City Personnel Blog

What to do When You Hate Your Job

Sound familiar? The scariest thing is that most people will relate, but not do anything about it. Click to read more about how to take the steps necessary to save you from a job you hate.
July 15, 2019
Tips for Job Seekers

The Sunday scaries are setting in. You’re dreading the week ahead, and wish there was any way to get out of it. Sound familiar? Many people hate something or other about their work, but aren’t sure if there’s something better out there for them.

Let’s face it, quitting a secure job is scary, but the only way to be sure if the grass is greener is being proactive. Here’s how to go about it:

Know it will take some time.

Change won’t happen overnight. Even if you’re ready to make the move, job searches can drag. Don’t give up, even if it takes weeks — or months.

Use other methods of job searching, such as a staffing firm. Sign up with an agency to get another set of eyes on the job hunt for you, and utilize them to help beef up your resume, or to aid in the interview process.

Networking is another great way to put the feelers out there. Take the time to update your LinkedIn profile. Talk with friends and family and see if they know of any opportunities available. It doesn’t hurt to use all of your resources!

Or the delay could be on your end – whether you feel you have to save up some money or work out any personal issues, or maybe just figure out what the next move is. Whatever the case may be, the first step is identifying you’re ready to move on.

Don’t just quit.

As satisfying as it may seem, resigning in haste simply isn’t an option for most of us.

Consider the fact you may need a good reference letter, or leave the possibility open that you may be able to transfer within the company. Whatever the case may be, burning bridges isn’t the best way to go out.

Be careful about what you say and who you say it to.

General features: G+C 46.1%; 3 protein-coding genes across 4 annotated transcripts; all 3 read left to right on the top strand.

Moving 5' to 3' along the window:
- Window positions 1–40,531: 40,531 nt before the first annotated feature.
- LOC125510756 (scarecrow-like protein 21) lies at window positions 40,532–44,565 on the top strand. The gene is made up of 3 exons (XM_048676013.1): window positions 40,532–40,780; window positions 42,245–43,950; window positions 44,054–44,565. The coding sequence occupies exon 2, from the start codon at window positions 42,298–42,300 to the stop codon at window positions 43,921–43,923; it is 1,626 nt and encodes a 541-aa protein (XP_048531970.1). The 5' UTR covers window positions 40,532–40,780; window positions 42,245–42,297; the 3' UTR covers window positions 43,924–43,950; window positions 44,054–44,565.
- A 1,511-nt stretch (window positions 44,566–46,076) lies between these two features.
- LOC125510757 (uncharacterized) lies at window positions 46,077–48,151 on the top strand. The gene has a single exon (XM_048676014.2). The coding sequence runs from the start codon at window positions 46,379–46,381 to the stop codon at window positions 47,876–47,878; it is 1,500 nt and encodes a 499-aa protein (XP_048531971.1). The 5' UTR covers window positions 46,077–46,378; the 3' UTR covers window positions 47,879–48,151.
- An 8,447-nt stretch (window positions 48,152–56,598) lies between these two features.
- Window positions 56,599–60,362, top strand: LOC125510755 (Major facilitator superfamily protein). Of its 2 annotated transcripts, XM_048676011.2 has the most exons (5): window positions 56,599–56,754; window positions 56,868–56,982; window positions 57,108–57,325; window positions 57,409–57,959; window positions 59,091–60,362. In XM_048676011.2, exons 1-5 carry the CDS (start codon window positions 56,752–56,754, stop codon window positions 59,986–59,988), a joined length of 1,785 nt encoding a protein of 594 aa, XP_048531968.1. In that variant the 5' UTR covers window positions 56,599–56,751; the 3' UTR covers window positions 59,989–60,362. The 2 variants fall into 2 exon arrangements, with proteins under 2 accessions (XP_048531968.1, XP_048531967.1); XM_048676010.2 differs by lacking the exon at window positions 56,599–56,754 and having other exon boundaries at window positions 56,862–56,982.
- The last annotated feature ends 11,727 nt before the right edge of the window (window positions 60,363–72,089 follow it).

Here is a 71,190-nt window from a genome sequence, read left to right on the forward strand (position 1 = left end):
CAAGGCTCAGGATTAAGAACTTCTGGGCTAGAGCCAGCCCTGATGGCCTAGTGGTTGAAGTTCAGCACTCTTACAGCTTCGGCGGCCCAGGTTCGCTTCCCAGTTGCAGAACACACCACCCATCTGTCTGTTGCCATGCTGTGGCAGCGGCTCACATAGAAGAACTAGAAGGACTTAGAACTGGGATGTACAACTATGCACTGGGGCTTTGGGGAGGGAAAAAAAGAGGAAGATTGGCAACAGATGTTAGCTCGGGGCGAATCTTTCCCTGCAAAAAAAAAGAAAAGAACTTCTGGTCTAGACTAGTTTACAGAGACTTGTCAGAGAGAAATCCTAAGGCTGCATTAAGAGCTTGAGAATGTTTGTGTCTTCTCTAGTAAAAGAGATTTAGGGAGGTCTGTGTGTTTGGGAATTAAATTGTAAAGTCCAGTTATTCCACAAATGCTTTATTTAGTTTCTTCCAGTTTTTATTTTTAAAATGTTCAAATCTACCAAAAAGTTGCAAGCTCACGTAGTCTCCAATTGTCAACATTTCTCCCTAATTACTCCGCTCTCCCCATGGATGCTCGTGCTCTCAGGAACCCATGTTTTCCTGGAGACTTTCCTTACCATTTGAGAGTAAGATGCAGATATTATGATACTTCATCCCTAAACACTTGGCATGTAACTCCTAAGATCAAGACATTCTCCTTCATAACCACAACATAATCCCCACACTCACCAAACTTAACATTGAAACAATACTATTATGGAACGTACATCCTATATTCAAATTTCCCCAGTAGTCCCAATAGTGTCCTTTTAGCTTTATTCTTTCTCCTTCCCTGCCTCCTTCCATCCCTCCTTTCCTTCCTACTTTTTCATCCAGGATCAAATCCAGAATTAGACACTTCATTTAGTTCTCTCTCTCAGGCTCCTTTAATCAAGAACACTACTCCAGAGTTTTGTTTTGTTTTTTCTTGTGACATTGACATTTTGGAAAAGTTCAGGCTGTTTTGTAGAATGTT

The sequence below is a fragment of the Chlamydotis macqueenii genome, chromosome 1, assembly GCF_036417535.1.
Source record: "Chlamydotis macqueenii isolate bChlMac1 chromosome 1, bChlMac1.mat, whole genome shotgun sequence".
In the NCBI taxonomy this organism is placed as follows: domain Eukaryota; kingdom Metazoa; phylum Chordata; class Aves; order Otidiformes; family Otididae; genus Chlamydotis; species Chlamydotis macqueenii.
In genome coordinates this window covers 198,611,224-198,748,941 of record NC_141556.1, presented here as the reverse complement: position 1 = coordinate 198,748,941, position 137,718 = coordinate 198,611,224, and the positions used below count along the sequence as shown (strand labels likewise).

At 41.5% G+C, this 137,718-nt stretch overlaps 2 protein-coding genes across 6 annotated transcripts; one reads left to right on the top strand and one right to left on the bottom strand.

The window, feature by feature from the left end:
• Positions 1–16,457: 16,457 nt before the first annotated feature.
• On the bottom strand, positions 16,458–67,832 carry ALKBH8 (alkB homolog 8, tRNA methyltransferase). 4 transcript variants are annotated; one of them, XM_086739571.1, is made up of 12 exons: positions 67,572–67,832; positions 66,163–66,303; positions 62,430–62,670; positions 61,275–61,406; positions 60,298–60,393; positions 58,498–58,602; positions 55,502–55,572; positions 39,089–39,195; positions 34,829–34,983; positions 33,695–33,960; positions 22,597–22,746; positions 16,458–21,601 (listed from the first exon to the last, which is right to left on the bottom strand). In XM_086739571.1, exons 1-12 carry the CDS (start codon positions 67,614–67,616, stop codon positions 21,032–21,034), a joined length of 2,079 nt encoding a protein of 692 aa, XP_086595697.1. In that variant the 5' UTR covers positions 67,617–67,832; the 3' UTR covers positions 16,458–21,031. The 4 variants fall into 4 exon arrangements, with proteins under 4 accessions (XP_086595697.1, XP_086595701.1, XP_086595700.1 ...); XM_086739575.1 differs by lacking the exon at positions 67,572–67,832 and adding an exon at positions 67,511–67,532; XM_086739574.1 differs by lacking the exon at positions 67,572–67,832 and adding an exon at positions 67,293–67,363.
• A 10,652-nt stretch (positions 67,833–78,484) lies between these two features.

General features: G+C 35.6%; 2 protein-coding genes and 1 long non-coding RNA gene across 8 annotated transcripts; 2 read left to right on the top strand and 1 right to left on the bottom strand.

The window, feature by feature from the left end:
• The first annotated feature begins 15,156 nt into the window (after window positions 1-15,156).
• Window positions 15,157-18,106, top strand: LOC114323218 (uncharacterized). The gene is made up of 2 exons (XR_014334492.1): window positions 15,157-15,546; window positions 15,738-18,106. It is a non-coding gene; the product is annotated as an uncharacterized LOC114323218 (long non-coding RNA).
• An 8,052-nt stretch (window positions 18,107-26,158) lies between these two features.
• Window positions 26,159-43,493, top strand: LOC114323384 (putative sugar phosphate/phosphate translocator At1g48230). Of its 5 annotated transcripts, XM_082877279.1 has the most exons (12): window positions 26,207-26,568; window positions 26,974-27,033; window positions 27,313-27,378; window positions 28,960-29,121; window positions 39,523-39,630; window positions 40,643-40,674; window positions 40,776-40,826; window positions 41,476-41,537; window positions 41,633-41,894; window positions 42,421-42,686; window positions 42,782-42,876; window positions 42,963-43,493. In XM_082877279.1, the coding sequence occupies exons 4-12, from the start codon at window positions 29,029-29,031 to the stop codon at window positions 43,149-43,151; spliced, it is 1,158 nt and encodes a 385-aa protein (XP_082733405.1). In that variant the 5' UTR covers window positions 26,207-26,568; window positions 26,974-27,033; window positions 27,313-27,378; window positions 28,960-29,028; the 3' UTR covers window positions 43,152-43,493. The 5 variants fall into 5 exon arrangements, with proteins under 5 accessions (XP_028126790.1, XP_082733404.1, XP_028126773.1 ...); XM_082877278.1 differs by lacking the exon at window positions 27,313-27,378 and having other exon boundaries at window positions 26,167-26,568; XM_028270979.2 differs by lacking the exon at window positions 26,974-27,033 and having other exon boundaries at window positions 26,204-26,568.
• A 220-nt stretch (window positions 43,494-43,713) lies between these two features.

When you think you’ve found the perfect position and are able to score an interview, you’ll probably be pretty excited. Be weary of broadcasting how much you’ve hated your job, no matter who it is. Companies check references, and will speak with previous employers. What you say matters.

Recruiters and prospective employers look for people who are going to build their businesses and reputations up through engagement and contribution; not tear them down. Going into an interview with the idea that you can spend even a fraction of the time ripping into the company for which you currently work (or formerly worked) often says far more about you than the company. What’s more, you never know who your interviewer might know, or even if the company you’re trying to leave could hold associations with the company to which you’re trying to move.

Discover what kind of change you want to make.

Review job descriptions for the position you want. Look at the education and skills section to determine general industry requirements, as well as specific employer requirements.

Next, Review your past jobs and identify areas where you have performed the tasks listed in the job description for your desired role. When you take the time to do this step, you’ll often find that you have transferable skills that’ll qualify you. And if you see a gap, you’ll know investing in a degree or a course is worth it.